Glycerin is chiefly used as a moistening and plasticizing agent, particularly for aqueous mediums such as egg white, gelatin and gum. Add it to glues and starches to make them more flexible and prevent cracking. Makes watercolor wetter and last longer on the palette.
Glycerin is a colorless, transparent, and odorless sweet syrupy liquid. Glycerin is a hygroscopic trihydroxy alcohol (HOCH2
OH) that occurs combined as glycerides and is formed by alcoholic fermentation of sugars, that is usually obtained as a by-product in the manufacture of soap or fatty acids by the saponification of fats or as a synthetic product from propylene or allyl alcohol, and that is used chiefly as a solvent and plasticizer, as a moistening agent, emollient, and lubricant, as an emulsifying agent, and as a starting material in the manufacture of many derivatives. Origin and History
The word is derived from the Greek word glykys
meaning sweet. In 1779, Swedish scientist K. W. Scheele discovered glycerin in a hydrolysate of olive oil. Initially, glycerin was used in the manufacture of glue and cork, and over time applications extended to use in dye auxiliaries for textiles and ink. In 1867, A. B. Nobel manufactured dynamite from glycerin, a development that proved a major turning point in the expansion of applications for glycerin. Source
Glycerin is prevalent in higher plants, seaweed, and in animals. In humans, glycerin is accumulated subcutaneously or in muscle tissue in the form of lipids. Substances for which fatty acids are ester-bonded to all three hydroxyl groups in the glycerin structure are known as lipids or oils and fats. There are two types of glycerin: natural glycerin derived from oils and fats from such, sources as coconuts and oil palms, and synthetic glycerin derived from petroleum. In the manufacture of natural glycerin, normally crude glycerin is produced by first refining and condensing an aqueous solution (sweet water) obtained from hydrolysis of oils and fats, then further distilling and refining the solution until arriving at the finished product. At present, because of the need to reuse resources, natural glycerin is the predominate type manufactured worldwide.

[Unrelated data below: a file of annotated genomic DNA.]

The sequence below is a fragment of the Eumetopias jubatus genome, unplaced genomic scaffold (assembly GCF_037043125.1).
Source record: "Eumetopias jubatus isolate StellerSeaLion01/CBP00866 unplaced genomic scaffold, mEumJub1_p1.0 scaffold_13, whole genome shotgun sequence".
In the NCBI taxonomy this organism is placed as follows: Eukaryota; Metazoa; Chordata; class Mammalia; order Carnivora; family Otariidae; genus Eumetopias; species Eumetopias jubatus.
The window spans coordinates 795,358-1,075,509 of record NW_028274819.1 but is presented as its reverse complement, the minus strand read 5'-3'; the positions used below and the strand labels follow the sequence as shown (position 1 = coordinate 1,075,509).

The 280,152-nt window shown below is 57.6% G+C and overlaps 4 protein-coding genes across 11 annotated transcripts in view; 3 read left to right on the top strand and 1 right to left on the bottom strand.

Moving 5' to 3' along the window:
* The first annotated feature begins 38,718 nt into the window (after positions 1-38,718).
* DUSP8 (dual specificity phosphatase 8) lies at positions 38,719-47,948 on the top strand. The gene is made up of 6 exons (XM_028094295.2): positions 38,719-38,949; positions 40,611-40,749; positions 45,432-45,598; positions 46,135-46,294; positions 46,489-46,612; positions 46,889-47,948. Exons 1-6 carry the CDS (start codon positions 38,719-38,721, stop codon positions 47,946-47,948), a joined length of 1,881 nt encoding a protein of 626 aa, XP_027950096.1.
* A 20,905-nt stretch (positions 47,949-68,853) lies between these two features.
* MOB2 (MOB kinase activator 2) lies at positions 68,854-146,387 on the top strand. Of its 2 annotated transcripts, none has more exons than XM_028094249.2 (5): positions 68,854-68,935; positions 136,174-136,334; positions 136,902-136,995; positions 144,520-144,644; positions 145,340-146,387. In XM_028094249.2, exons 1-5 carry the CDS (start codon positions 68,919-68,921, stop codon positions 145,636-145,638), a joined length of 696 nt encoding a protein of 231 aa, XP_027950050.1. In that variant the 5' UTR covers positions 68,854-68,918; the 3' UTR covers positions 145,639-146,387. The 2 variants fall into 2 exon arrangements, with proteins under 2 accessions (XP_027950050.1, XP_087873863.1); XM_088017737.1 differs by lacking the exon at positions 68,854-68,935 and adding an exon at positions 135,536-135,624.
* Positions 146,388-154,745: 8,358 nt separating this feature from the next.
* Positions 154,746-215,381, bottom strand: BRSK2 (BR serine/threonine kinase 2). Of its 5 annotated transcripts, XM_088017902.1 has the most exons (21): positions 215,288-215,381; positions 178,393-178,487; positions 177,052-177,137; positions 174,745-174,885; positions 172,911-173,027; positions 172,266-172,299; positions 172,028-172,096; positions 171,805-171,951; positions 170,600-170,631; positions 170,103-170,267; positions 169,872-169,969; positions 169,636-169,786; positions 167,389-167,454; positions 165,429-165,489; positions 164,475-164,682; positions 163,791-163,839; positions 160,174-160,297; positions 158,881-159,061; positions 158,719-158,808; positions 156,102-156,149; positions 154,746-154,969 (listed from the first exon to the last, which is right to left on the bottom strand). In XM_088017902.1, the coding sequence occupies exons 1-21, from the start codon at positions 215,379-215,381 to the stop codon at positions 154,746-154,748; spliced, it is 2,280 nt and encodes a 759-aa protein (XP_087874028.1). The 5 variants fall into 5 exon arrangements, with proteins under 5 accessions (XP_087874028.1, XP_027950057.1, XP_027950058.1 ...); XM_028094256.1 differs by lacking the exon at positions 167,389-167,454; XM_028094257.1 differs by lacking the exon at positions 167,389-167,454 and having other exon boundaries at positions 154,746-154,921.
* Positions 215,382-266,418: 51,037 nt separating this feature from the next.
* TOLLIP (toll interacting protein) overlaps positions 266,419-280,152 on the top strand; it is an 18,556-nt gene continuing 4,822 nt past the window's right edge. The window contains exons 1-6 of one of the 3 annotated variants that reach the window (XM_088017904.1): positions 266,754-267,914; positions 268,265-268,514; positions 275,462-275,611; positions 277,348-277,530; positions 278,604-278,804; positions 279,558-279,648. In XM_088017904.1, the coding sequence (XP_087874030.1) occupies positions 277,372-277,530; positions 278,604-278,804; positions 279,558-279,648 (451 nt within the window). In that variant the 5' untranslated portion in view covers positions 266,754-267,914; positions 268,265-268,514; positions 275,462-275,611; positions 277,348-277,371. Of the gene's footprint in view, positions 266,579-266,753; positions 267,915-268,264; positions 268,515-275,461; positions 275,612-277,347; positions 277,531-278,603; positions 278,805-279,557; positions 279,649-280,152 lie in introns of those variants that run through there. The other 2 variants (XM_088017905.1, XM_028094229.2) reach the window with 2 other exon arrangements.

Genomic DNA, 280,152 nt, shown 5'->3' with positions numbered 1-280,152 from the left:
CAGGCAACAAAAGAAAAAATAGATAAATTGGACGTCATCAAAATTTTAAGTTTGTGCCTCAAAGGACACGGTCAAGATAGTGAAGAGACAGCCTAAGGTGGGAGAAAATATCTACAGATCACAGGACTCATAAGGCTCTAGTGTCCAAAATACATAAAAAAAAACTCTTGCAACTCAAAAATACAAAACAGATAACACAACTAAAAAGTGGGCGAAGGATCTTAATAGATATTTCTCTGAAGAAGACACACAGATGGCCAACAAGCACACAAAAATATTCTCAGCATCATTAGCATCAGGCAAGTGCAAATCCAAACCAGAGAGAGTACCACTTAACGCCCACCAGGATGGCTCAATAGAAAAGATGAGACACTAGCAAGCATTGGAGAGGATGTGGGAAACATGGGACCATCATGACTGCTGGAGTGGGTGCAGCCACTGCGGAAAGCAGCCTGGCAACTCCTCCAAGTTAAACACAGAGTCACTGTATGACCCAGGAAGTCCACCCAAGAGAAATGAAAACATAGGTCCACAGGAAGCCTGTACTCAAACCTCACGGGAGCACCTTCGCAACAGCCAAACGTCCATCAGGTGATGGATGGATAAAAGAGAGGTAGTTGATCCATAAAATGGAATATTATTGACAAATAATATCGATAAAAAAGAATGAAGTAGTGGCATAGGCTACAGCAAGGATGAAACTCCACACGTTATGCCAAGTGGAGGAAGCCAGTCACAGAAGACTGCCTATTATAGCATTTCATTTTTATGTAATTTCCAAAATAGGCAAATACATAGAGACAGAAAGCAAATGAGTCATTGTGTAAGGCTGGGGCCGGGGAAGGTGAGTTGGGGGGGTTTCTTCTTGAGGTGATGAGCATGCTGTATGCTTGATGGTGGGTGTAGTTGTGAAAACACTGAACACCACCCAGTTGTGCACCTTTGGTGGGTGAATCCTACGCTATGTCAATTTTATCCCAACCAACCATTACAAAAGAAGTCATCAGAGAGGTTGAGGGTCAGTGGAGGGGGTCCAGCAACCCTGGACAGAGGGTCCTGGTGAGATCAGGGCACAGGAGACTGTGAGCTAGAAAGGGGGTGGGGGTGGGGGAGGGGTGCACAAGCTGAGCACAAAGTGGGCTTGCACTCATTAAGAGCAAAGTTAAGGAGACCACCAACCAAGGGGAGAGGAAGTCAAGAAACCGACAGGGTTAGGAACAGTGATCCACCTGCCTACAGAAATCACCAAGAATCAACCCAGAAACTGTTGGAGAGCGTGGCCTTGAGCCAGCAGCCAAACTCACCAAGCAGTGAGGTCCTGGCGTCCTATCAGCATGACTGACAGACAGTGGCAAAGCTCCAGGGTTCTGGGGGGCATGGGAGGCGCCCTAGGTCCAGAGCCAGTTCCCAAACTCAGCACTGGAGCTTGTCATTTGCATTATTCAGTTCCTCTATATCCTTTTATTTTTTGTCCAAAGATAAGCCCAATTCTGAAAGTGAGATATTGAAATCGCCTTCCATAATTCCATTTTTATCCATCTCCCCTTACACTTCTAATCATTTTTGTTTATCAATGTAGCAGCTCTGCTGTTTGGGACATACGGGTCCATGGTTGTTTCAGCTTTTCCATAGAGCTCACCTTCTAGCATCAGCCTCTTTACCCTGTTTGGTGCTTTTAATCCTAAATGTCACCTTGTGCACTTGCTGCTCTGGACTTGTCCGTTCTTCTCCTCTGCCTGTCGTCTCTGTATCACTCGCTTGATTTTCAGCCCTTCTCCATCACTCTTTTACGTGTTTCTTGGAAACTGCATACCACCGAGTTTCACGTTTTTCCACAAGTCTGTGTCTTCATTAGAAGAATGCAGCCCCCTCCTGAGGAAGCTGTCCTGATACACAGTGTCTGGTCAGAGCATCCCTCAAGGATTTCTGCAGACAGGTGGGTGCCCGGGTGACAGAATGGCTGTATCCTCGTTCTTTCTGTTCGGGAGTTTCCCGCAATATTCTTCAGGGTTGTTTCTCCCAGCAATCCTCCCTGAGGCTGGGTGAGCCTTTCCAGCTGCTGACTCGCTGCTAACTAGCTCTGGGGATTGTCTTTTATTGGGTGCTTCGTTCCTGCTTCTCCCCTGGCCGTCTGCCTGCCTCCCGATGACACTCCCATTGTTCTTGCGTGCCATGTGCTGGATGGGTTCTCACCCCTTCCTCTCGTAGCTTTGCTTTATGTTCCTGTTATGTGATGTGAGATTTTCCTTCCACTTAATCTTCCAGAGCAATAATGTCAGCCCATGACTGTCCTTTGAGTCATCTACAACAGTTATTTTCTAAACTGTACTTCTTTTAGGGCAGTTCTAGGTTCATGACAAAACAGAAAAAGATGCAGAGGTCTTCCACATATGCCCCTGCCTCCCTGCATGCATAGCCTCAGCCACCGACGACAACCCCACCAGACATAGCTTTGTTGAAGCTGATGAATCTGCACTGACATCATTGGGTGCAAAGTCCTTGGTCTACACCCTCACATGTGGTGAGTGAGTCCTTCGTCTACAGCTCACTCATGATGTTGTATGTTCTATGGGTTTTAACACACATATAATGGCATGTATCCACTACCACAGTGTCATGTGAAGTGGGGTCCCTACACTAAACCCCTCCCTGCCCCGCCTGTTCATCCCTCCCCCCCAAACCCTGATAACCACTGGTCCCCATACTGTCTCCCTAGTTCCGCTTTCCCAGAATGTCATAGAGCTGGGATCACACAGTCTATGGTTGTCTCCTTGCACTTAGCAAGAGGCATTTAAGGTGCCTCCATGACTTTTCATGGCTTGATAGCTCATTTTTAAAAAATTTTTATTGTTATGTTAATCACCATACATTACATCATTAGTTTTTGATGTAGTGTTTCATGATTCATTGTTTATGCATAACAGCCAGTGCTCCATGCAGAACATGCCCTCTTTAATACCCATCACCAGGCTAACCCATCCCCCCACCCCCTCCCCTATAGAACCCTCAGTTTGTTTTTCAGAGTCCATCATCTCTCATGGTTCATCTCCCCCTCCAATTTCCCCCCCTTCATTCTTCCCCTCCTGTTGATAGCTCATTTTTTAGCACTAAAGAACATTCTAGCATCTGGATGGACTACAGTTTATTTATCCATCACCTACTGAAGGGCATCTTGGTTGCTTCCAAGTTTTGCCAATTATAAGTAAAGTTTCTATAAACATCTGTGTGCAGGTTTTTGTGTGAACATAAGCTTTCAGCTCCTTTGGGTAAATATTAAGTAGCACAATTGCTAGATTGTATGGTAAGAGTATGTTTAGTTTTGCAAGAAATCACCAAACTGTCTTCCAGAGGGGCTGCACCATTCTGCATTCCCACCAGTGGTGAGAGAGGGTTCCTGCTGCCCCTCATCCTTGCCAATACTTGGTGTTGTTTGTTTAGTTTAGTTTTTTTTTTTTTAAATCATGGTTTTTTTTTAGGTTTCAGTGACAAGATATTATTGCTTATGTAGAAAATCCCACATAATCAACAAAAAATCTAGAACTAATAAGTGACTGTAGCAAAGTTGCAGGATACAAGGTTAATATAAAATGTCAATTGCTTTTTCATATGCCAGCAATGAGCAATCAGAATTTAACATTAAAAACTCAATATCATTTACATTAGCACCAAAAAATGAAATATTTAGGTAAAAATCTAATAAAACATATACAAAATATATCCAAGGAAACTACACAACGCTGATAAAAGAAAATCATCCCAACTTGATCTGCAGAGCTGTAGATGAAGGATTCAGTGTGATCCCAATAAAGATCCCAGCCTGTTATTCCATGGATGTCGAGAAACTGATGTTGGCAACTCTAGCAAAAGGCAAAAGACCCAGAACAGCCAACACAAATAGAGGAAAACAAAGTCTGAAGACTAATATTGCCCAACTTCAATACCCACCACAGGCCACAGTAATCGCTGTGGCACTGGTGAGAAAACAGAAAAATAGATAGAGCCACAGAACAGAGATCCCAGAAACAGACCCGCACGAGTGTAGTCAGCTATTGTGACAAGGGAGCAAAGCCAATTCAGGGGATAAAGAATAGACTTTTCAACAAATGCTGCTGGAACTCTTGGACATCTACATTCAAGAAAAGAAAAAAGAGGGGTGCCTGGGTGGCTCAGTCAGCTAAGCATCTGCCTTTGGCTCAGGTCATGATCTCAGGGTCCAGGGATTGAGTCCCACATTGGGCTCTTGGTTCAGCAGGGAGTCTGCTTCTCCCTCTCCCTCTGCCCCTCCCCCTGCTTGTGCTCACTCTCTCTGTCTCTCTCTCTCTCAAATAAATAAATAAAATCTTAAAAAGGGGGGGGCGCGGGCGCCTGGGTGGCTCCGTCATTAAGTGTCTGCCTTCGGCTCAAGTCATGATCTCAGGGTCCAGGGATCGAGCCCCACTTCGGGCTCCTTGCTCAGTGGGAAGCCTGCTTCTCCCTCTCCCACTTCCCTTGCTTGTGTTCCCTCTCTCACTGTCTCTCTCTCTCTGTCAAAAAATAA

Our glycerin is derived from a natural source, oil palms in Malaysia, and is 99.74% pure.
|Source: ||Elaeis guineensis |
|Synonyms: ||Glycerine, Glycerol, 1,2,3-Propanetriol |
|Chemical Name: ||Trihydroxy alcohol |
|Chemical Formula: ||CH2OH·CHOH·CH2OH (C3H8O3) |
|Appearance: ||Clear |
|Assay, %: ||99.74% |
|Water, %: ||<0.3% |
|Color (Alpha): ||6 |
|Refractive Index: ||1.470–1.475 |
|Specific gravity: ||1.2615 @ 25° C |
This product fully complies with the monograph requirements for USP and FCC glycerin.
Glycerin absorbs moisture, so keep tightly closed in a cool, dry place away from direct light.